UN chief complains Netanyahu won’t take his calls

António Guterres says that Israeli Prime Minister Benjamin Netanyahu has dodged his efforts to reach out since Oct. 7 … and some controversial statements.

By Mike Wagenheim | | Topics: Benjamin Netanyahu, Gaza, United Nations
Israeli Prime Minister Benjamin Netanyahu meets with António Guterres, secretary-general of the United Nations in New York City on Sept. 20, 2023. Credit: Avi Ohayon/GPO.
Israeli Prime Minister Benjamin Netanyahu meets with António Guterres, secretary-general of the United Nations in New York City on Sept. 20, 2023. Credit: Avi Ohayon/GPO.

António Guterres, secretary-general of the United Nations, told Al Jazeera on Wednesday from Davos, Switzerland, that Israeli Prime Minister Benjamin Netanyahu has declined to take his phone calls since Hamas terrorists attacked Israel on Oct. 7.

Guterres told the Doha, Qatar-based broadcaster that he has “asked to speak to Prime Minister Netanyahu and until now, that phone call has not been received.”

The secretary-general added that he has “been talking to other people, and I can tell you we are working with Israel based on the interest of the Israeli people and the interest of the Palestinian people, and nothing will make us move away from that principle.”

Guterres drew the ire of Israeli officials on Oct. 24 when he told the UN Security Council, “It is important to also recognize the attacks by Hamas did not happen in a vacuum.” He added that “the Palestinian people have been subjected to 56 years of suffocating occupation.”

“Mr. Secretary-General, in what world do you live?” Eli Cohen, the Israeli foreign minister, told the Security Council in a rebuttal. “Definitely, this is not our world.”

Cohen, who was at the United Nations at the time, canceled a meeting with Guterres scheduled for that afternoon.

Israeli leaders from across the political spectrum also chided Guterres at the time.

See related: Is the UN lying, or is it really that stupid?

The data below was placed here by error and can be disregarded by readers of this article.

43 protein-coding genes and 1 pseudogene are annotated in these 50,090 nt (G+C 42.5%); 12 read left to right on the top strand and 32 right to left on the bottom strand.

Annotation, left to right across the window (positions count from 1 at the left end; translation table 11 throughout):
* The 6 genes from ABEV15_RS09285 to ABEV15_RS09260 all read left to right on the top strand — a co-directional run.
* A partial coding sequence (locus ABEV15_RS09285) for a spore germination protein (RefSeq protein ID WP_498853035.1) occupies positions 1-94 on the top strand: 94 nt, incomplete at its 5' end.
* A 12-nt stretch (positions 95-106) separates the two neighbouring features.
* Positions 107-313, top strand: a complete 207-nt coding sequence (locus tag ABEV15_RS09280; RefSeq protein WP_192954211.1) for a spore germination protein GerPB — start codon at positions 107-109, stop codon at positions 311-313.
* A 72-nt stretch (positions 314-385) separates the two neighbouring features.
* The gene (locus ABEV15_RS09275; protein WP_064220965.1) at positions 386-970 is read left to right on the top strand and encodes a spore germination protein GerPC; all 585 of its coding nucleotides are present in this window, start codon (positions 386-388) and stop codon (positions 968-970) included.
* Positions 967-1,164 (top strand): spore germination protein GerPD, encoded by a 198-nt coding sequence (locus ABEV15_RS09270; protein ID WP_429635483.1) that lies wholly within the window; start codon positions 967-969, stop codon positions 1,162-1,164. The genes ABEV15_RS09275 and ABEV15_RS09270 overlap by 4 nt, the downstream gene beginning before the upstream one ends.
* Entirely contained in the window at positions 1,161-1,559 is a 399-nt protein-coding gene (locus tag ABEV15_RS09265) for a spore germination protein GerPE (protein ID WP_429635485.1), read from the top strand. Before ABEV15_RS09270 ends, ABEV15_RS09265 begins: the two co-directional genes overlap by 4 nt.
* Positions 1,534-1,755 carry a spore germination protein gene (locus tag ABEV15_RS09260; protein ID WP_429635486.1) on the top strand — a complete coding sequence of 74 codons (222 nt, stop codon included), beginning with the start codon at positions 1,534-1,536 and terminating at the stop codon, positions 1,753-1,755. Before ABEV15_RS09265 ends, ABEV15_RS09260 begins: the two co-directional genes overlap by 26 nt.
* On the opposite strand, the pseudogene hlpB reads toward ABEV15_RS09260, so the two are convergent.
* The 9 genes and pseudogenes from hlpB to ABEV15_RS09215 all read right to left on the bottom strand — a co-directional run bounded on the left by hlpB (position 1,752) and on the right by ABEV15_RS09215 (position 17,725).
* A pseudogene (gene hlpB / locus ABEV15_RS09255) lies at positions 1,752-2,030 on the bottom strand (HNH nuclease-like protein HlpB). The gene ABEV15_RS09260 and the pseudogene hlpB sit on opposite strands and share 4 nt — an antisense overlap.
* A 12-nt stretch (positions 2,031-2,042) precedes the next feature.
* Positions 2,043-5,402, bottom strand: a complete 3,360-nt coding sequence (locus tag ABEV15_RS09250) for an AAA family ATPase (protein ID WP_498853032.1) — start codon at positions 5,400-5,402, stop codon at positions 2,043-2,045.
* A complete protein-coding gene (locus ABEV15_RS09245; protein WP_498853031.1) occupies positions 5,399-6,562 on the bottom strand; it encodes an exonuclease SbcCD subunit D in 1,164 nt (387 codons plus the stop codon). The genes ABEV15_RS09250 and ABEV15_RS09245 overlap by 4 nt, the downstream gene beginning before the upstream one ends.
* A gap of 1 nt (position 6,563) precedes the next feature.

Continues to call for an ‘immediate humanitarian ceasefire’

On Thursday, Stephane Dujarric, Guterres’s spokeswoman, told reporters that his boss knew that Netanyahu had received the messages when Guterres called.

“The fact that they haven’t called hasn’t stopped the secretary-general [from] engaging, and his staff [from] engaging with a wide array of Israeli officials, whether it’s the president, whether it’s the permanent representative here, whether it was [the] minister of defense,” he said.

Guterres appears to have a relatively open line to Israeli President Isaac Herzog. The UN head’s office has insisted multiple times that ground-level communication between UN staff and Israeli counterparts remains functioning.

Despite Guterres’s lack of a direct line with Netanyahu, the UN chief “remains determined to do whatever he can to have an immediate humanitarian ceasefire and to use this tragedy, for lack of a better word, and to turn it into an opportunity,” Dujarric said.

Guterres has come under fire from many Israeli civil society groups and US Jewish organizations that believe that the United Nations has shown little to no empathy for the victims of Hamas’s assault. The groups also charge that the international body has not done enough to help free the remaining 136 hostages Hamas terrorists continue to hold in Gaza and have shown a proclivity to reflexively blame Israel for the predicament of Palestinians living in the Gaza Strip.

Netanyahu and Biden have reportedly not spoken in weeks. The last White House readout of a call between the two was Dec. 23, which concluded: “They agreed to remain in regular consultation both directly and through their respective national security teams.”

Biden ended that Dec. 23 call abruptly, saying “This conversation is over,” Axios reported in late December.